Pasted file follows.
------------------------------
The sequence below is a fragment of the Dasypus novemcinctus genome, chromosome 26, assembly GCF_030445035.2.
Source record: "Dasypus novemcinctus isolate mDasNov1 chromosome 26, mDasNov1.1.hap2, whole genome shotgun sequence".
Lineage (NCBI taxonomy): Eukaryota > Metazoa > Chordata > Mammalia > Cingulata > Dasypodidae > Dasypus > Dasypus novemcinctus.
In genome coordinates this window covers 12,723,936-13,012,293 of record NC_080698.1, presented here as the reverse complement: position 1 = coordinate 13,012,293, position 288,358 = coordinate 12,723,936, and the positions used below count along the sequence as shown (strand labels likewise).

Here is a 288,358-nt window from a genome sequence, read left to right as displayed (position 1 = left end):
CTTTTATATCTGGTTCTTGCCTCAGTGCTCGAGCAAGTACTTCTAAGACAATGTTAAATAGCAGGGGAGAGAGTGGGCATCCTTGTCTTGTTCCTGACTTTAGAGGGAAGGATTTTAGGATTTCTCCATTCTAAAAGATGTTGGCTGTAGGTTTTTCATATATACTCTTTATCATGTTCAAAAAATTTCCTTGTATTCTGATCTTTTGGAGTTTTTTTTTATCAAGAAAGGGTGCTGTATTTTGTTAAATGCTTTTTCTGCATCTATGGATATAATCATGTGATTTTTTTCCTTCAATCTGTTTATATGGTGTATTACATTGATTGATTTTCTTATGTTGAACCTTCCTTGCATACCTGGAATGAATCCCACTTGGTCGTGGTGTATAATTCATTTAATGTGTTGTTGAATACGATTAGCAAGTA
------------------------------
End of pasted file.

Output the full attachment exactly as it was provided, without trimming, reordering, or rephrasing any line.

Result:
The sequence below is a fragment of the Dasypus novemcinctus genome, chromosome 26, assembly GCF_030445035.2.
Source record: "Dasypus novemcinctus isolate mDasNov1 chromosome 26, mDasNov1.1.hap2, whole genome shotgun sequence".
Lineage (NCBI taxonomy): Eukaryota > Metazoa > Chordata > Mammalia > Cingulata > Dasypodidae > Dasypus > Dasypus novemcinctus.
In genome coordinates this window covers 12,723,936-13,012,293 of record NC_080698.1, presented here as the reverse complement: position 1 = coordinate 13,012,293, position 288,358 = coordinate 12,723,936, and the positions used below count along the sequence as shown (strand labels likewise).

Here is a 288,358-nt window from a genome sequence, read left to right as displayed (position 1 = left end):
CTTTTATATCTGGTTCTTGCCTCAGTGCTCGAGCAAGTACTTCTAAGACAATGTTAAATAGCAGGGGAGAGAGTGGGCATCCTTGTCTTGTTCCTGACTTTAGAGGGAAGGATTTTAGGATTTCTCCATTCTAAAAGATGTTGGCTGTAGGTTTTTCATATATACTCTTTATCATGTTCAAAAAATTTCCTTGTATTCTGATCTTTTGGAGTTTTTTTTTATCAAGAAAGGGTGCTGTATTTTGTTAAATGCTTTTTCTGCATCTATGGATATAATCATGTGATTTTTTTCCTTCAATCTGTTTATATGGTGTATTACATTGATTGATTTTCTTATGTTGAACCTTCCTTGCATACCTGGAATGAATCCCACTTGGTCGTGGTGTATAATTCATTTAATGTGTTGTTGAATACGATTAGCAAGTA